Kevin Dyson, from Lekson Associates Inc., pitched converting the city’s street and security lights to LED. Although the initial cost for those fixtures is high, Dyson said LED lights last longer, require less maintenance and are more efficient. Dyson said electrical costs for LED lights can be 30 to 40 percent lower. The city spends about $300,000 a year to power those lights, according to City Manager Wayne Horne.
Councilman Don Metzger proposed a “facility fee” to help distribute the cost of powering street lights. Currently, that expense is included in the base rate all electrical utility customers pay.
Metzger suggested removing that cost from the base rate, and instead charging a flat-rate streetlight operation fee of about $3, which Metzger said would not affect bills much. About 1,200 customers who currently get water and sewer services from the city but not electricity would also pay the fee.
In other business:
— Jason Epley, of Benchmark Planning, pitched ideas for the city’s next Land Use Plan, focusing mainly on downtown. Epley presented the ideas — which include more access to the Lumber River, a bandstand in the downtown plaza, directional signs throughout town and additional parking near the Carolina Civic Center — to Revitalize Downtown Lumberton in March.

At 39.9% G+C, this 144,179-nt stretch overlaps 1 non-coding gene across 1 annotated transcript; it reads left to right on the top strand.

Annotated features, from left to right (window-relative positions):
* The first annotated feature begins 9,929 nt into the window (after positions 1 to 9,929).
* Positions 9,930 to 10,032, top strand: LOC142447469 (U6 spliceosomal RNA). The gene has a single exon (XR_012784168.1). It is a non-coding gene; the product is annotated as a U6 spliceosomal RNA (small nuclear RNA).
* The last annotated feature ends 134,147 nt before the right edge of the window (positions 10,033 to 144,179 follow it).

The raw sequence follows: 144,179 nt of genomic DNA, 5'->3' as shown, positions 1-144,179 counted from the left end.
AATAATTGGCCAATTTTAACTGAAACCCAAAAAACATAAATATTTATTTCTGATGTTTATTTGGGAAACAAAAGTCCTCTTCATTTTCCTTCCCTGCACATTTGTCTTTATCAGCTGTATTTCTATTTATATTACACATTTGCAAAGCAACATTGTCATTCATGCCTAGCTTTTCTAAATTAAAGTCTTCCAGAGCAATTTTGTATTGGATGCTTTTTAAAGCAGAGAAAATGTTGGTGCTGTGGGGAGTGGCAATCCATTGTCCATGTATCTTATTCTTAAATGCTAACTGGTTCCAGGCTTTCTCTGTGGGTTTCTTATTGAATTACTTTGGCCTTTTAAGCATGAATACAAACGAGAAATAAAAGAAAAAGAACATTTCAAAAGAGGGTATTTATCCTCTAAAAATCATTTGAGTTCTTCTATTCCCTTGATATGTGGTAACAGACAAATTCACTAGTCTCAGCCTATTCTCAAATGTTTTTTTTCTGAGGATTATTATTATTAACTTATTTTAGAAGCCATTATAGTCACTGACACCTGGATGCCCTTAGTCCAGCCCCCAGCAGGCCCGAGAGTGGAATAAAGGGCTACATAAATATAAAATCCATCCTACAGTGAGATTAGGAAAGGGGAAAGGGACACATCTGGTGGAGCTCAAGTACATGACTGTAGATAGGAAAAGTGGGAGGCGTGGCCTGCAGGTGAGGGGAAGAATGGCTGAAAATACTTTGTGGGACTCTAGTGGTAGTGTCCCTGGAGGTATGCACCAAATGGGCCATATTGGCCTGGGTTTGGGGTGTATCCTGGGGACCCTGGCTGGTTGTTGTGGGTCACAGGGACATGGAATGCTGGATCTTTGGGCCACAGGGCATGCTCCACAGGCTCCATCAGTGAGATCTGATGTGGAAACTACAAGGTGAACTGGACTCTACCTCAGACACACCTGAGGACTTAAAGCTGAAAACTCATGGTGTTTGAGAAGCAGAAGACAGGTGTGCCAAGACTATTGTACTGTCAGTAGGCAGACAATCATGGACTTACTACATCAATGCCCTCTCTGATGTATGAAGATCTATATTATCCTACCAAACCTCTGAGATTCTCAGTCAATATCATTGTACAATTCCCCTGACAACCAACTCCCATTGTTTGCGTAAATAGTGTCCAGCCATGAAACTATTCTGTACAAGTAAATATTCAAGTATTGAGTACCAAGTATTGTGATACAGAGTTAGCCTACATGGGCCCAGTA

— Tim Taylor, director of Recreation, updated the council on work at Meadowbrook Cemetery. The city has begun paving some of the cemetery and rebuilding a brick wall around it. Taylor asked that the council consider budgeting for more updates, as well as building a columbarium — a wall with niches for urns — to maximize space left in the cemetery and provide families with a low-cost burial option.
— The council tried out the public version of a new Geographic Information System map. Users can view a map of Lumberton with streets, flood zones, voting districts, commercial zones and more. A private version will allow city employees to also pull up permits, zoning requests and building violations for a given property and see the layout of utility infrastructure. The system is intended to make paper documents accessible online and make repairs easier for Public Works and other employees.
— Retail Strategies Group presented phase one of a retail recruitment plan for the city, including research on which companies are not yet in Lumberton, which want to expand and which would be successful. The council will have to decide whether to sign a contract with Retail Strategies Group for it to start executing the plan.
— The North Carolina Housing Finance Agency asked that the city purchase the new Lumberton Christian Care Center building and lease it to the center. Doing so would alleviate maintenance costs for the nonprofit, according to Mary Reca Todd, of the agency’s Supportive Housing Development Program.
— The council discussed a date for the opening of the new Lumberton Police Department on Godwin Avenue. In a closed session, the council discussed liquidating damages at the department, which has had recurring issues with its floor and walls, so that the city could be compensated.
— The council discussed updating the generator at the wastewater treatment plant to be more efficient.